If you were a healer.

If a woman had knowledge of herbal medicines they were accused of casting a spell. In fact, any woman who spent more time in nature than in the Church was applicable to witchcraft. Simply knowing more than a man was a precursor for witchcraft.




Each of these reasons is derived from one misogynistic thought: that women are inferior to men. In the second book of James VI’s Daemonology, the cause for there being twenty women involved in witchcraft as opposed to one man is as follows: “The reason is easy, for as that sex is frailer than man is, so is it easier to be entrapped in the gross snares of the Devil, as was over-well proved to be true by the serpent’s deceiving of Eve at the beginning, which makes him the homlier with that sex sensyne” ((Marie H. Loughlin, 2013). It all goes back to the first mistake a woman has ever made in a metaphorical story. It is why women are deemed inferior to men. Men are the ones who run society and the Church, and thus, led the witch hunt in the 16th-18th centuries. 

 Today in the modern world, such activity still happens. A woman walking alone is seen as easy prey for a man to follow, harrass, rape, or murder. A woman who is wearing a short skirt or a transparent top is seen as distracting to men, prompting dress codes for the man’s benefit, even if it means restricting someone else’s decisions for their own body. It is also the reason why women are judged because of the way they look; they should only exist to please men, and by failing to do so, have sinned like Eve or have dappled in sorcery like the witches of the past. Don’t you see? Those witches were women, and those women are us. This is our history and it is still our present, simply in a different font. No, we are not being executed, but we are being kidnapped and murdered. No, we are not being put on trial for witchcraft, but we are being put on display for the pleasure of men.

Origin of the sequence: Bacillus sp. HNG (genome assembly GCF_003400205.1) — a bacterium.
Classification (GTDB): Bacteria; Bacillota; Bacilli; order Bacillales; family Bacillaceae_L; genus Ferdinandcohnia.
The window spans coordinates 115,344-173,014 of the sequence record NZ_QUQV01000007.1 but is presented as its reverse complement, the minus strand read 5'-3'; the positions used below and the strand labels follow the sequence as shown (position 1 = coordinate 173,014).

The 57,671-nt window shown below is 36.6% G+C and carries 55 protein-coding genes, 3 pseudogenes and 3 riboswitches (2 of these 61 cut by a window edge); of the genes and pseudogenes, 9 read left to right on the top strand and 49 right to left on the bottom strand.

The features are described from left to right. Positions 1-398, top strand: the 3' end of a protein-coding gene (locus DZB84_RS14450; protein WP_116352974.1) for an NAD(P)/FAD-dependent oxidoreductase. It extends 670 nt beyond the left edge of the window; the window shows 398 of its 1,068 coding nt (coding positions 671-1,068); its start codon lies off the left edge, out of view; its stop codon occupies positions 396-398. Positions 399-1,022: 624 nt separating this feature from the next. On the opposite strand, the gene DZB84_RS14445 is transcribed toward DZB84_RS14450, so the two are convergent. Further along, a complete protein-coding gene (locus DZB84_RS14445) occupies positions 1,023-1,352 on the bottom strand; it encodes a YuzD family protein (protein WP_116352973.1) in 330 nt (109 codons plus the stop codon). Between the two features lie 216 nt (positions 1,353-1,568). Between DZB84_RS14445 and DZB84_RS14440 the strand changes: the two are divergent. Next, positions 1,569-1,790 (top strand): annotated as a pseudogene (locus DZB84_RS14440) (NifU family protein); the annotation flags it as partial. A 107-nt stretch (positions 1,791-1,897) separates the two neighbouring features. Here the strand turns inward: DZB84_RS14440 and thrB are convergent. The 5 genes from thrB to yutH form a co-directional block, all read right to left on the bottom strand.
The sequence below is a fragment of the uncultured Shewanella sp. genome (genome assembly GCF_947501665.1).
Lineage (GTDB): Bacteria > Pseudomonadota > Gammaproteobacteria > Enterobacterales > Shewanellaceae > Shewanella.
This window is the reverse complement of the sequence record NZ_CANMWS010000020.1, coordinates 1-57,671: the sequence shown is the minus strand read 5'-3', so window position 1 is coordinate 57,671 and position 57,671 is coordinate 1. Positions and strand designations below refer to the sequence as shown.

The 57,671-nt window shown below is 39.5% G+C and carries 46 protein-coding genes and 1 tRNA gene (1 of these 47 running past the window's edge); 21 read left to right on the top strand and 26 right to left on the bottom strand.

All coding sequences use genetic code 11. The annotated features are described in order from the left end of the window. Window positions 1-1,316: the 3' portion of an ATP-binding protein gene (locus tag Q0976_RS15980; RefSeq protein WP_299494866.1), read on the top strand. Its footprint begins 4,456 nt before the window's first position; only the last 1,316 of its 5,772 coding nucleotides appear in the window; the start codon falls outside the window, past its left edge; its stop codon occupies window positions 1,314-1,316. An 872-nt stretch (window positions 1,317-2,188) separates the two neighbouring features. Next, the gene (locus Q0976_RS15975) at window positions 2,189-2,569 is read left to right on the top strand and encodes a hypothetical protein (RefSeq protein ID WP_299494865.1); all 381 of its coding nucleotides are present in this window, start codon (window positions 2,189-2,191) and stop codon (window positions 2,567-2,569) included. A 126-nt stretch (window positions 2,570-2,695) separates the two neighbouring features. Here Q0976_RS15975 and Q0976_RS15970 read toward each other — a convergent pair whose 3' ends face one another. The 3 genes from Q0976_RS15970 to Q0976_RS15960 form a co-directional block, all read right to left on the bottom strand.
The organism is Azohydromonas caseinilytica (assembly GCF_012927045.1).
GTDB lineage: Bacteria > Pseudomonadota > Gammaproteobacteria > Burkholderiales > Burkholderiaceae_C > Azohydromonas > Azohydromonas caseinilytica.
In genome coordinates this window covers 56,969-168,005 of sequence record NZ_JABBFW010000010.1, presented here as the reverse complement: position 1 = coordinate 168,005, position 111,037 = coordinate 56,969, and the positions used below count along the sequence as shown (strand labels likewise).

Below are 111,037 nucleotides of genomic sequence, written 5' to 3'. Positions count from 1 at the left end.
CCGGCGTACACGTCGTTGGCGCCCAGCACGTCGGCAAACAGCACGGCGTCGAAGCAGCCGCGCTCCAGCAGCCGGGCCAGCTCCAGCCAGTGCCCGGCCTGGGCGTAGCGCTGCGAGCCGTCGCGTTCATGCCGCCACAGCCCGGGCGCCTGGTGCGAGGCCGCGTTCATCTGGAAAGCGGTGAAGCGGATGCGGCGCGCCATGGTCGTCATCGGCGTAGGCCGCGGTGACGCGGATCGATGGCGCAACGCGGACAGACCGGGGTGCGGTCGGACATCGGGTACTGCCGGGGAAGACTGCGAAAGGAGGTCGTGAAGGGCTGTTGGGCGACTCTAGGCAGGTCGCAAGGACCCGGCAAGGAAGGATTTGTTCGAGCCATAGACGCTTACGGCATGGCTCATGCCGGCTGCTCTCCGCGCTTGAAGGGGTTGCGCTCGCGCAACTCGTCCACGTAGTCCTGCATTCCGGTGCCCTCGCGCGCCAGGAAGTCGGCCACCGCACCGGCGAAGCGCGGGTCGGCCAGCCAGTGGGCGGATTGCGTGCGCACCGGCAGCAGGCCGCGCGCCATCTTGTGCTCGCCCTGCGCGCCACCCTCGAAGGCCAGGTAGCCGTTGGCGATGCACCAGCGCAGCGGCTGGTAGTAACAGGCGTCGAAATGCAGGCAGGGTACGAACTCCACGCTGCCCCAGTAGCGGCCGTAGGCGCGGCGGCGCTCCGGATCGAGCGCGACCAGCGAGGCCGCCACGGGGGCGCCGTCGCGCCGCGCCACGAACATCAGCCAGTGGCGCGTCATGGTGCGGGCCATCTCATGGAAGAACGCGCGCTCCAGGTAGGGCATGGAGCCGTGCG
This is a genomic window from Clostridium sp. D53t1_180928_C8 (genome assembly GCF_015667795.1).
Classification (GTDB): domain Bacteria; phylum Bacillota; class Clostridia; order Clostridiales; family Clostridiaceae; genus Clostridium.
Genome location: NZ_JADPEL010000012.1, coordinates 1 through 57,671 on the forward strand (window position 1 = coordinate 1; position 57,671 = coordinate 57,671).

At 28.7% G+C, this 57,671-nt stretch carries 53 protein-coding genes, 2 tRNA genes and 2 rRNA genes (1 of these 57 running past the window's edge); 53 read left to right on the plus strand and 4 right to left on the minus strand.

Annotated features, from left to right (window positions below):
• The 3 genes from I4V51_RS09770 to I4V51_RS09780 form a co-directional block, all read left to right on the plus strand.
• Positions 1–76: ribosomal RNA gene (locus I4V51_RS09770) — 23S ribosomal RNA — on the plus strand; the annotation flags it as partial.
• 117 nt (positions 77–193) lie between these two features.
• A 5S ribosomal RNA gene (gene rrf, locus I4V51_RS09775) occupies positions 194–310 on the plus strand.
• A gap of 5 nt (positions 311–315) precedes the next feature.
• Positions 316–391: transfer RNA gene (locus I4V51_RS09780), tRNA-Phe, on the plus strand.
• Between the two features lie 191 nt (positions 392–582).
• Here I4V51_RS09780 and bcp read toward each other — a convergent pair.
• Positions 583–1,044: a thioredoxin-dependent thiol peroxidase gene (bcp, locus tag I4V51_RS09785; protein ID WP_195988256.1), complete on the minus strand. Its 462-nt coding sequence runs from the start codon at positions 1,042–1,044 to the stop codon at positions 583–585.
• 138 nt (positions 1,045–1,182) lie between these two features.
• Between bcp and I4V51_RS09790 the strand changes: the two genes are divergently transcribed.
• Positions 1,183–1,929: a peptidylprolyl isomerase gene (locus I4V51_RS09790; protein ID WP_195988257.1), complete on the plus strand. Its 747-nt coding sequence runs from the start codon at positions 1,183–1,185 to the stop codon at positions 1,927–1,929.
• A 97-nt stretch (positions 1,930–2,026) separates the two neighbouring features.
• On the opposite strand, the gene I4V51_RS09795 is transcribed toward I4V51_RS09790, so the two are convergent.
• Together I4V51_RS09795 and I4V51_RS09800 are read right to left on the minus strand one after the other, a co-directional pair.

We are not inferior to men, just as men are not superior to women. We are all equal, we were all made in the Creator’s image and likeness, we all have the same colour of blood flowing through our veins, we are all humans. 


And I for one am proud to be a witch. 



Hewitt, D.G. “18 Reasons One is Executed for Witchcraft during the ‘Burning Times.’” History Collection, January 6, 2019, https://historycollection.com/18-reasons-one-is-executed-for-witchcraft-during-the-burning-time.

Witchcraft: Legal and popular Discourses.The Broadview Anthology of Sixteenth-Century Poetry and Prose. 10th ed. Eds. Loughlin et al. Broadview Press, 2013, pp. 571.

James VI. “The Second Book, Chapter V,” from Daemonology.The Broadview Anthology of Sixteenth-Century Poetry and Prose. 10th ed. Eds. Loughlin et al. Broadview Press, 2013, pp. 581.

My name is Serafina Piasentin and I'm enrolled in English Literature and Creative Writing at the University of Windsor. Writing has long since been a passion of mine, and I specialize in fiction and poetry. I have won and been published in numerous short story and poetry contests and have completed a fantasy trilogy. I aspire to be an author and this opportunity with Her Campus allows me to take a step closer to that dream! A bit about me outside of my writing career: I am a lifeguard and I play the piano. I consider myself an ambivert and I love adventures and meeting new people! Feel free to contact me on instagram: @serafinaarose or email me @serafinapiasentin@gmail.com <3 I also have a blog where I post my poems, stories, essays, literary reviews and more! You can find me here: https://serafinaarose.wixsite.com/wordalchemy